Kinks aside, a VR sight for sore eyes

Kinks aside, a VR sight for sore eyes
The Samsung Gear VR.

We've still got a while to go before we can experience ultra-realistic Matrix-like virtual reality (VR) worlds, but Samsung is giving consumers here a taste of what's to come.

The South Korean electronics giant said on Wednesday that its VR headset, the Gear VR Innovator Edition for S6, will be available in Singapore from next Thursday for $298.

First announced at the Mobile World Congress Barcelona trade show in March, the headset is a follow-up to last year's model, and was developed with Facebook's Oculus VR firm.

Samsung said the new headset, which weighs 271g, is 15 per cent lighter than the original.

But the latest goggles need either Samsung's new Galaxy S6 or S6 edge smartphones to be attached to work, which adds an extra 130g to 140g to the set-up.

Also, the Gear VR is aimed at developers and early adopters, so improvements are still in the works, according to tech news sites CNet and Gizmag.

To control the VR action, there is a touchpad on the headset's right, along with volume controls and a back button. Alternatively, a Bluetooth gamepad that works with Android can be used.

Wearing the headset, the images from the attached smartphone are delivered to your eyes in such a way as to create the illusion that you are in a virtual environment.

This means you can move your head to look up, down, sideways and behind you.

The device also works when you turn your body or turn on a swivel chair.

For games like first-person shooter Omega Agent, turning in a chair means your character also turns in the same direction in-game. The game has a "Swivel Chair" option which is supposed to reduce motion sickness. But Engadget said dizziness still set in.

You will also want to make sure you have enough space to spin around, so that you do not knock into things.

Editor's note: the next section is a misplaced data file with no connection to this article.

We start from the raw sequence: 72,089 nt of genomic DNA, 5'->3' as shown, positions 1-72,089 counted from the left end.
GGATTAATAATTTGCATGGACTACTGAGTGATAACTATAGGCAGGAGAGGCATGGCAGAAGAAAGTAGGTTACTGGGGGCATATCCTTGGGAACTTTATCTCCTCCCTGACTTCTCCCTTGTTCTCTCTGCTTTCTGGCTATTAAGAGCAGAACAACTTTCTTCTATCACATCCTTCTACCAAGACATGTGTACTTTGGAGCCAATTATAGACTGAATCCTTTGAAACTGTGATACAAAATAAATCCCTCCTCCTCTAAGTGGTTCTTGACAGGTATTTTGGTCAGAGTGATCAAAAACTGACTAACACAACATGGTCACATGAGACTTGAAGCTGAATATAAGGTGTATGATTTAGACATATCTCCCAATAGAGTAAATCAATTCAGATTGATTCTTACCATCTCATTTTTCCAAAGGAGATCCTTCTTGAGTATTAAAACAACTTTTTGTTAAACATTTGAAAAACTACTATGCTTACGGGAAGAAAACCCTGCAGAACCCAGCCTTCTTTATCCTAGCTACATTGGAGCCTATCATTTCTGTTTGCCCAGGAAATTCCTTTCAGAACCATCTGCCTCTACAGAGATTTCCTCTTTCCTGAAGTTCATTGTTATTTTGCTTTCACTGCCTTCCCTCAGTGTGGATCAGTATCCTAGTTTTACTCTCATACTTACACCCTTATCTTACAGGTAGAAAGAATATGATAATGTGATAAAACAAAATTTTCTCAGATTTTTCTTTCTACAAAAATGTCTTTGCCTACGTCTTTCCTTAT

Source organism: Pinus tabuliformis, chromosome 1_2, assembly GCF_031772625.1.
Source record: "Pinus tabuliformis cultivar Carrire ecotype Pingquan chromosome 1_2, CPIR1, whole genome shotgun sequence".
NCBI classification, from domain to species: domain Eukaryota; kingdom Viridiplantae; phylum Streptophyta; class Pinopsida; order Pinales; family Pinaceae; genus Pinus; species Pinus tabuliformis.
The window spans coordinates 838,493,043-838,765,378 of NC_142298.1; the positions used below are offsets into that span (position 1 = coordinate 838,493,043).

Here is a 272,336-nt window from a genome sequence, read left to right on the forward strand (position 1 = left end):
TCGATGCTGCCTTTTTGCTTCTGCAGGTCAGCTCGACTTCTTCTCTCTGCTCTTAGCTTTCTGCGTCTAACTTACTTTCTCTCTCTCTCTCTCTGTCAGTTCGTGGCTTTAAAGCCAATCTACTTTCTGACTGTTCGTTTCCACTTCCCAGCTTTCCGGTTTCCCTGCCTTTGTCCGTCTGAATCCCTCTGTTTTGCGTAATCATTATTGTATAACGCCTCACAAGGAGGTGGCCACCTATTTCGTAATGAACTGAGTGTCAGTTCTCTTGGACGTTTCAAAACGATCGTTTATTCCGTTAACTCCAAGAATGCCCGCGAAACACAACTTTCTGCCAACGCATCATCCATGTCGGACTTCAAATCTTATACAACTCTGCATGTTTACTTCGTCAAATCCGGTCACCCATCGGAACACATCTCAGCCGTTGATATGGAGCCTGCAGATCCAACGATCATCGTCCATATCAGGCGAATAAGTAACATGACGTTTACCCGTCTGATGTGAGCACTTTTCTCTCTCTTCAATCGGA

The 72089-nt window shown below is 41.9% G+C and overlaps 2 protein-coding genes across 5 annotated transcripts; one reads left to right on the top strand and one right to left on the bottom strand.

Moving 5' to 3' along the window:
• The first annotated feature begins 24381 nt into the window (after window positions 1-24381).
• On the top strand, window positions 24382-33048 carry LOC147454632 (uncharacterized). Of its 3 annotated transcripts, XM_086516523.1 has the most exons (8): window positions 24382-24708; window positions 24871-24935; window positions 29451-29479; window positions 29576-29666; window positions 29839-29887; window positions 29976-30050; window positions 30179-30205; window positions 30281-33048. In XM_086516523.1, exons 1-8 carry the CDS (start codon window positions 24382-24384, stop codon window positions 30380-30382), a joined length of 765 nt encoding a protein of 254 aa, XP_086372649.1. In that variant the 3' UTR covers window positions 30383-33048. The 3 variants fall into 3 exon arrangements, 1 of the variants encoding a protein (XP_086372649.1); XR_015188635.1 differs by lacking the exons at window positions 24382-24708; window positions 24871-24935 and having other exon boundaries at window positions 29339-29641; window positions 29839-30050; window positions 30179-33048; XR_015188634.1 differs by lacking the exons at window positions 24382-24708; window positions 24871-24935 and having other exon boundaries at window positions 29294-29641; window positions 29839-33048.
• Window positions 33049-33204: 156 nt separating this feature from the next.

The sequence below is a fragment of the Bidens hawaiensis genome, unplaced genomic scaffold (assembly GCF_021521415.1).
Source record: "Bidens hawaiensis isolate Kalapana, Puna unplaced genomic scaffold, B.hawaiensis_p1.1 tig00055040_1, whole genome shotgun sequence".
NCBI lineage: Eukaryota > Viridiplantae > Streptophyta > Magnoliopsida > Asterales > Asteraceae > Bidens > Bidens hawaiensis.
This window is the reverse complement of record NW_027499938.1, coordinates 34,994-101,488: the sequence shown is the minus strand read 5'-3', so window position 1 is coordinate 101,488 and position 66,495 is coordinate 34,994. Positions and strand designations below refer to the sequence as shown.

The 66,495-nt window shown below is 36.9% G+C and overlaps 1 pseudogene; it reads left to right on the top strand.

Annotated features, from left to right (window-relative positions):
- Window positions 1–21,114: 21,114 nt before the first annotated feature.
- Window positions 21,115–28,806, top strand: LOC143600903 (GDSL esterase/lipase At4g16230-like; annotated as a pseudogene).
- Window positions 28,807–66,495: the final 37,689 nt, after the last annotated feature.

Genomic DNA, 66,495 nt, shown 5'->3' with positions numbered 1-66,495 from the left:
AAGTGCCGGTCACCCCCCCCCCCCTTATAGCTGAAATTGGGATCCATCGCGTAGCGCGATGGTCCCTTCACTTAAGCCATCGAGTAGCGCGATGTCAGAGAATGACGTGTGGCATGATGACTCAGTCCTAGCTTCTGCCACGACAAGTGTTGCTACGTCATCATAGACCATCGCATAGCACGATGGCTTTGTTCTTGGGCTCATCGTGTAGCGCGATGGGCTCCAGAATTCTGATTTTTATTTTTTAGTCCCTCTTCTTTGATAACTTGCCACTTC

Besides games, other VR offerings for the headset include panoramic videos and images. Gizmag said the app selection (not all are free) is "in pretty good shape", but "just limited enough" to be in the "early adopter territory".

For those wearing glasses, you will have to remove them to use the Gear VR. But there is an option to help those who are myopic adjust the clarity of images. Even so, Samsung advises consumers to try the headset out first.

Using the headset for long is not a good idea as an overheating message pops up after an hour of use, unless you have a fan blowing at you. But this is much better than the original headset's 20 minutes, said Gizmag.

This is due to the new device's built-in fan which is not noticeable. The fan is supposed to help prevent the goggles from fogging too but Gizmag said this still happens, so anti-fogging products might be needed.

If you can overcome overheating with the goggles, the battery of an attached S6 edge phone may go flat after four to five hours of use. Hooking up the headset to a power point would help, said CNet.

The Gear VR is not recommended for kids below under the age of 13. Pregnant women, senior citizens and those with heart, epileptic or other medical conditions should also consult a doctor before using the goggles.

TechRadar said the headset is still bulky and can be a bit uncomfortable to wear, although CNet said it can be comfy to don after 30 minutes of "adjusting and readjusting the goggles".

Despite the Gear VR's drawbacks, Gizmag's writer said the "virtual reality experience itself is terrific", while CNet's writer said "this was by far the most fun I've had with virtual reality".

The new Gear VR for S6 will be sold on online stores such as those of the three telcos and major electronics retailers from Thursday. Consumers can also try out and buy the headset at select Samsung Experience Stores, including the ones at Paragon, Westgate, AMK Hub and Bedok Mall. They can give the goggles a spin at booth 6005 and buy them at booth 5028 at The PC Show from June 4 to 7 at the Singapore Expo.rts on the go, check out the "MyPaper" iOS and Android apps.

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